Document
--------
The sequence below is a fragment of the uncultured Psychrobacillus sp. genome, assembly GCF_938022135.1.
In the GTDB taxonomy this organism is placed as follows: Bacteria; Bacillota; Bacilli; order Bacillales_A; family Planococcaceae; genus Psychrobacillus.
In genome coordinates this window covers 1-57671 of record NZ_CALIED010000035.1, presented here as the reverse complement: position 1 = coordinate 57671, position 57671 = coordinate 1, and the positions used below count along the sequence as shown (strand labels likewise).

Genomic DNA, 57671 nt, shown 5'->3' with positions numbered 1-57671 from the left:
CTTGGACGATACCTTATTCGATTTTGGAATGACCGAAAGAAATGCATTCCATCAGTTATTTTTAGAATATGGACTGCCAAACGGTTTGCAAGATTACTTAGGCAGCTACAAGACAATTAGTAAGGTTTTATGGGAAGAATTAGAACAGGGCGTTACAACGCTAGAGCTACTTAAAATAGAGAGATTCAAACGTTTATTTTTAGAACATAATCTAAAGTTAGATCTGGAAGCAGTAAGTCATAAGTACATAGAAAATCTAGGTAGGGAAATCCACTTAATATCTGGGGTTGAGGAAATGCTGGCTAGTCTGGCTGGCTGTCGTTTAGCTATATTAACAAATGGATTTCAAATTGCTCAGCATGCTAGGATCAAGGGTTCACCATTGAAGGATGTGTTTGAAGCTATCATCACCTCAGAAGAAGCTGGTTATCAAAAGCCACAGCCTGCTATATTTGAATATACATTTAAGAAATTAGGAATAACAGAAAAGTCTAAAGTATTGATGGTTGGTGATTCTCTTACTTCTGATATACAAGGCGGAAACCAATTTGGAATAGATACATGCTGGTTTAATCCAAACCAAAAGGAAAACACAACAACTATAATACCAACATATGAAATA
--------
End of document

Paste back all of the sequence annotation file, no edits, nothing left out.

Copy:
The sequence below is a fragment of the uncultured Psychrobacillus sp. genome, assembly GCF_938022135.1.
In the GTDB taxonomy this organism is placed as follows: Bacteria; Bacillota; Bacilli; order Bacillales_A; family Planococcaceae; genus Psychrobacillus.
In genome coordinates this window covers 1-57671 of record NZ_CALIED010000035.1, presented here as the reverse complement: position 1 = coordinate 57671, position 57671 = coordinate 1, and the positions used below count along the sequence as shown (strand labels likewise).

Genomic DNA, 57671 nt, shown 5'->3' with positions numbered 1-57671 from the left:
CTTGGACGATACCTTATTCGATTTTGGAATGACCGAAAGAAATGCATTCCATCAGTTATTTTTAGAATATGGACTGCCAAACGGTTTGCAAGATTACTTAGGCAGCTACAAGACAATTAGTAAGGTTTTATGGGAAGAATTAGAACAGGGCGTTACAACGCTAGAGCTACTTAAAATAGAGAGATTCAAACGTTTATTTTTAGAACATAATCTAAAGTTAGATCTGGAAGCAGTAAGTCATAAGTACATAGAAAATCTAGGTAGGGAAATCCACTTAATATCTGGGGTTGAGGAAATGCTGGCTAGTCTGGCTGGCTGTCGTTTAGCTATATTAACAAATGGATTTCAAATTGCTCAGCATGCTAGGATCAAGGGTTCACCATTGAAGGATGTGTTTGAAGCTATCATCACCTCAGAAGAAGCTGGTTATCAAAAGCCACAGCCTGCTATATTTGAATATACATTTAAGAAATTAGGAATAACAGAAAAGTCTAAAGTATTGATGGTTGGTGATTCTCTTACTTCTGATATACAAGGCGGAAACCAATTTGGAATAGATACATGCTGGTTTAATCCAAACCAAAAGGAAAACACAACAACTATAATACCAACATATGAAATA